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Ann Thorac Surg. 2010 Dec;90(6):1985-94; discussion 1994-5. doi: 10.1016/j.athoracsur.2010.08.005.

J. Maxwell Chamberlain Memorial Paper for congenital heart surgery. Deep hypothermic circulatory arrest does not impair neurodevelopmental outcome in school-age children after infant cardiac surgery.

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Division of Cardiothoracic Surgery, Children's Hospital of Philadelphia, Philadelphia, Pennsylvania 19104, USA.



The purpose of this study was to assess deep hypothermic circulatory arrest (DHCA) as a modifier of neurodevelopmental (ND) outcomes in preschool children after cardiac surgery in infancy for repair of congenital heart defects (CHD).


This is a planned analysis of infants enrolled in a prospective study of apolipoprotein E polymorphisms and ND outcome after cardiac surgery. The effect of DHCA was assessed in patients with single or biventricular CHD without aortic arch obstruction. Neurodevelopmental assessment at 4 years of age included cognition, language, attention, impulsivity, executive function, social competence, and visual-motor and fine-motor skills. Patient and procedural variables were evaluated in univariate and multivariate models.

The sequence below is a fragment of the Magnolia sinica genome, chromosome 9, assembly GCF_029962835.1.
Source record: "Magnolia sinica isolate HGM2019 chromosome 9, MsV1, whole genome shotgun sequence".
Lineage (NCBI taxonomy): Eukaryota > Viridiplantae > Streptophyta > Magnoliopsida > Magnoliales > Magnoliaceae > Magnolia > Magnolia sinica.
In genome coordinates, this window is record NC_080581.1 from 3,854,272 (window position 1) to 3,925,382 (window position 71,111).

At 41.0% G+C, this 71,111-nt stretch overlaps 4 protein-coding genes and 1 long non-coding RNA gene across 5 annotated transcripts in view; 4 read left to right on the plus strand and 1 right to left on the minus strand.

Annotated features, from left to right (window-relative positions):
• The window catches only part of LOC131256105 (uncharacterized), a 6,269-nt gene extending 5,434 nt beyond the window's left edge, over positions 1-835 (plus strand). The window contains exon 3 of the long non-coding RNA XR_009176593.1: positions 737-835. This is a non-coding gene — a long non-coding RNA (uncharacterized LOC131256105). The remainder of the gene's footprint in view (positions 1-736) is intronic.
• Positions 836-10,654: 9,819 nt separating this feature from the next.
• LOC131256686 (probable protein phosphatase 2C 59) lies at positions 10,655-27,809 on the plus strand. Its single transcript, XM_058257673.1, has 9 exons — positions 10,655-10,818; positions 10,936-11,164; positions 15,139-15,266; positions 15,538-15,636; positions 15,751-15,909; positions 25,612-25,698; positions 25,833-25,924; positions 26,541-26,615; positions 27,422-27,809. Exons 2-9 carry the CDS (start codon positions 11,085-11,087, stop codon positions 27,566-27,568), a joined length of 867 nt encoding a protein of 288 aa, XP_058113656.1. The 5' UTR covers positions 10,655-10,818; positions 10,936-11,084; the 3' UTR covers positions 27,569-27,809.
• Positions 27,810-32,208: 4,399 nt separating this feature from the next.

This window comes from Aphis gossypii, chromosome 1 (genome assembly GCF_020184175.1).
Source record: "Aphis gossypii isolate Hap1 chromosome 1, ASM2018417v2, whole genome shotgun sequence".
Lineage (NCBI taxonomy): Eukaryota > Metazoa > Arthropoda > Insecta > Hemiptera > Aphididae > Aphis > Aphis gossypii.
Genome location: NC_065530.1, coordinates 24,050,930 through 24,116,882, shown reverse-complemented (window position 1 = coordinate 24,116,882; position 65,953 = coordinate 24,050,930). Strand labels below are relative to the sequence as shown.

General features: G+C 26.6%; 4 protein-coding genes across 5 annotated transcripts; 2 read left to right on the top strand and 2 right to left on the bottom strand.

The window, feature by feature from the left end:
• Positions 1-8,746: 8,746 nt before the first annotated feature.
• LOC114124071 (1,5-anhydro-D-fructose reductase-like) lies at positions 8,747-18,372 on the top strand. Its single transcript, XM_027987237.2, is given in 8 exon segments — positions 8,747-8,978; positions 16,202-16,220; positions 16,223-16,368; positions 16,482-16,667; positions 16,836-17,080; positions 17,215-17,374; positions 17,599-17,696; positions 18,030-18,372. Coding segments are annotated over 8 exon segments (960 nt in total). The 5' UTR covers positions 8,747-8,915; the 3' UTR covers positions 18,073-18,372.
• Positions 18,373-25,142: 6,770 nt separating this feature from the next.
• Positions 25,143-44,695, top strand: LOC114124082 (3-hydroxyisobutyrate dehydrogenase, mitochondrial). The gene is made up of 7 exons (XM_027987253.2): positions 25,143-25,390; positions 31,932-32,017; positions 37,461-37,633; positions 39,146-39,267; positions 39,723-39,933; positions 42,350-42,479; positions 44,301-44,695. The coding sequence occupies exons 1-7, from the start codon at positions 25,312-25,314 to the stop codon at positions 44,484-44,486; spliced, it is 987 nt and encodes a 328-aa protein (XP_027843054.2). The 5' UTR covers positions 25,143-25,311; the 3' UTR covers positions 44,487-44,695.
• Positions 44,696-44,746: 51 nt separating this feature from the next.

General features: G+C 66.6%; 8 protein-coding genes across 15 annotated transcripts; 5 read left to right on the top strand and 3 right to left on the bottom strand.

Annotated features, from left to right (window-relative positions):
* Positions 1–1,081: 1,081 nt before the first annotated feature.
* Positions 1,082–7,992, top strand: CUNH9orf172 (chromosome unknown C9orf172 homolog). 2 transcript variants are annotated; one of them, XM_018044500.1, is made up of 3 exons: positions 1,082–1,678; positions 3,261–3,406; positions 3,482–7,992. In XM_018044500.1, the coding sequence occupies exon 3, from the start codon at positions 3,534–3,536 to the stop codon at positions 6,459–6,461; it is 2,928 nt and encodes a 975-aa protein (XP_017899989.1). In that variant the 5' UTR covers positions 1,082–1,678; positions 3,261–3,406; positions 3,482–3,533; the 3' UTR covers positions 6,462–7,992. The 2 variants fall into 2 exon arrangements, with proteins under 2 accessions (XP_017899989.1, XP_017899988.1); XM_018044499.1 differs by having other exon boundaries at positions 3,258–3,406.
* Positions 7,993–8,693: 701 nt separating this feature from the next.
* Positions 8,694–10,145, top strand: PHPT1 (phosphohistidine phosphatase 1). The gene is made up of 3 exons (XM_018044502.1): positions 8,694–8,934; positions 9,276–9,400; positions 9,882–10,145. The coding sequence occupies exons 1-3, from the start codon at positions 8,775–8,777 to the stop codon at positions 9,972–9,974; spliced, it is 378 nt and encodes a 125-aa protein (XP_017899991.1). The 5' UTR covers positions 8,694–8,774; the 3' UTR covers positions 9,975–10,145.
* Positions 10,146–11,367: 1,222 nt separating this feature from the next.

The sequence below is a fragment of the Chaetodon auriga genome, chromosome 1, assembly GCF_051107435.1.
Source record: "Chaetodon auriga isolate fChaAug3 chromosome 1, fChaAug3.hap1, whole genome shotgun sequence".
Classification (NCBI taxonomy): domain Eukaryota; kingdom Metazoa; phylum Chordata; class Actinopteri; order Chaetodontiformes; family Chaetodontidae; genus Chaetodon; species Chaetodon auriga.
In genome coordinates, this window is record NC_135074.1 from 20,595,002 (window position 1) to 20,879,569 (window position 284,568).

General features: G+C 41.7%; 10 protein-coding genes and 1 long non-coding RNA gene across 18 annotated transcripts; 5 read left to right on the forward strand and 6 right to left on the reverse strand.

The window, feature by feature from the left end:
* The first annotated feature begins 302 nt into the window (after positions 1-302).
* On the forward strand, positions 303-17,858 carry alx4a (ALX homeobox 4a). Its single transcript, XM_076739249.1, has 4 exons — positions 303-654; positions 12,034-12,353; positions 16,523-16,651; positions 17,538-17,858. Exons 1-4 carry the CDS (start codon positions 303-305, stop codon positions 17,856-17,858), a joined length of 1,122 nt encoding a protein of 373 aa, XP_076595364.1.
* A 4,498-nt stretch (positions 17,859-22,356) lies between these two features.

Neurodevelopmental testing was completed in 238 of 307 eligible patients (78%). Deep hypothermic circulatory arrest was used at the discretion of the surgeon at least once in 92 infants (38.6%) with a median cumulative duration of 36 minutes (range, 1 to 132 minutes). By univariate analysis, DHCA patients were more likely to have single-ventricle CHD (p = 0.013), lower socioeconomic status (p < 0.001), a higher incidence of preoperative ventilation (p < 0.001), and were younger and smaller at the first surgery (p < 0.001). By multivariate analysis, use of DHCA was not predictive of worse performance for any ND outcome.


In this cohort of children undergoing repair of CHD in infancy, patients who underwent DHCA had risk factors associated with worse ND outcomes. Despite these, use of DHCA for repair of single-ventricle and biventricular CHD without aortic arch obstruction was not predictive of worse performance for any ND domain tested at 4 years of age.

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